So, in order to break this logjam of when to start, my best advice, is to start right where you are. Stop what you’re doing, take a deep breath and ask yourself these 5 questions:

● What is the current crisis you’re dealing with?
● What went wrong?
● Is this a recurring issue?
● What could I have done to prevent this?
● What can I do to prevent this from happening again?

When you ask these questions, make sure you do a 360 degree look at the situation. It’s really easy to lay the blame in the wrong area, because chances are it’s a combination of missteps. Throwing your hands up and saying you shouldn’t have to worry about this stuff is what got you here in the first place and is not going to fix anything. You do have to worry about this stuff.

It’s a teaching moment

Once you’ve identified the root cause of the problem, lay out a plan to ensure it doesn’t happen again and make sure everyone involved, knows.
You need to understand that people want to learn and to be better. It’s your job to teach them, because that’s what leaders do, to show them a better way. So, this is not a time for screaming and yelling, it’s a teaching moment.

Hoping and praying that things will get better all on their own, is a fallacy. When you started your company you had a vision. Unfortunately, somewhere along way it has gone sideways and now you find yourself wondering what you’ve got yourself into and you’re probably tired of it.

Letting people know what you expect done, how you expect it done and when you expect it done, will go a long way to transition your business from average to great.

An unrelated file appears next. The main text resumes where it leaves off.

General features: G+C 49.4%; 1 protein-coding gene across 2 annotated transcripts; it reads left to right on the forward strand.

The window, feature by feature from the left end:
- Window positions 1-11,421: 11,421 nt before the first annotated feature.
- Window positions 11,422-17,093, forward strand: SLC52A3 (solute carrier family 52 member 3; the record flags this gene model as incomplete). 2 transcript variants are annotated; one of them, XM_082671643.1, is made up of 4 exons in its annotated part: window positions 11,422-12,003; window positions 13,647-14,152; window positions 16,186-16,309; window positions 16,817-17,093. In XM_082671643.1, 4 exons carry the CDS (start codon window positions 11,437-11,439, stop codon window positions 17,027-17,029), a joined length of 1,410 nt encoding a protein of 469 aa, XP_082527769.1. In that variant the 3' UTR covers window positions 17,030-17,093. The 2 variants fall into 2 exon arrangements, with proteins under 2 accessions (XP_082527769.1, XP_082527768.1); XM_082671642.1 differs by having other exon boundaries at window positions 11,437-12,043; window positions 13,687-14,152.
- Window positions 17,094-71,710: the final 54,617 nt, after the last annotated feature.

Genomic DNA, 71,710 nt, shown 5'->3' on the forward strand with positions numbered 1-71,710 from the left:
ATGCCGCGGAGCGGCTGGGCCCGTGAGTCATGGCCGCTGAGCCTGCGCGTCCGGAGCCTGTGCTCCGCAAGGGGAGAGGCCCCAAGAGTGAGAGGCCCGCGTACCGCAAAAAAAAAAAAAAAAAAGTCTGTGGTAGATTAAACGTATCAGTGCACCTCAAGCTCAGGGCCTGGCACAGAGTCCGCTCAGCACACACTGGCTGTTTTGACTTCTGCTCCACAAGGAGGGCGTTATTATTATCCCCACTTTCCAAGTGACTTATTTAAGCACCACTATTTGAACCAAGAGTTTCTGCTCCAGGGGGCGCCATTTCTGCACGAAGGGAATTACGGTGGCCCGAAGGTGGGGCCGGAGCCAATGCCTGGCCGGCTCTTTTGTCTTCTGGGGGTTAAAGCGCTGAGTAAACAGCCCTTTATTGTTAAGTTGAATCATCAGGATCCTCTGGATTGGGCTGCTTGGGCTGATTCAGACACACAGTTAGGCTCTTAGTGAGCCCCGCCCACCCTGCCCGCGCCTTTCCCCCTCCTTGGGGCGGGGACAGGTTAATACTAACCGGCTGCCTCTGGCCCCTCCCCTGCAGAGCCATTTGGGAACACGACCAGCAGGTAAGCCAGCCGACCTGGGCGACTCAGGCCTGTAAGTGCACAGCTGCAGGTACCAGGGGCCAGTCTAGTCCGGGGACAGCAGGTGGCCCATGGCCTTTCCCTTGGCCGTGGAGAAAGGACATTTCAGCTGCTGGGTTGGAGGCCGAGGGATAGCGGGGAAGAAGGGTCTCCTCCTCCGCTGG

Copyright © Greg Weatherdon 2019

Sign up above to receive email notification of the latest update to this blog.

Get More LIFE Out of Your Business

You shouldn’t be the hardest working person in your company.

Many small business owners find that even after the struggling start-up years, they’re working too many hours and still managing every aspect of their businesses.

Greg Weatherdon has been there, done that. As an entrepreneur, he learned not only how to get a business to the point of running smoothly, but also how to reduce the number of hours he worked, delegate more responsibility to his employees, and take longer vacations while his business chugged along like a well-oiled machine. And now he is providing the secret to success.

Do you suffer from any of the following?

1. Business ownership isn’t living up to the dream.
2. Endless workdays.
3. You can’t find good people.
4. Profits are less than expected.
5. You can never take a vacation.

You’re not alone. But there is a solution. As Greg demonstrates, with some time and effort, you really can Get More Life Out Of Your Business.

Spread the love

Leave a Reply

Your email address will not be published. Required fields are marked *

The reCAPTCHA verification period has expired. Please reload the page.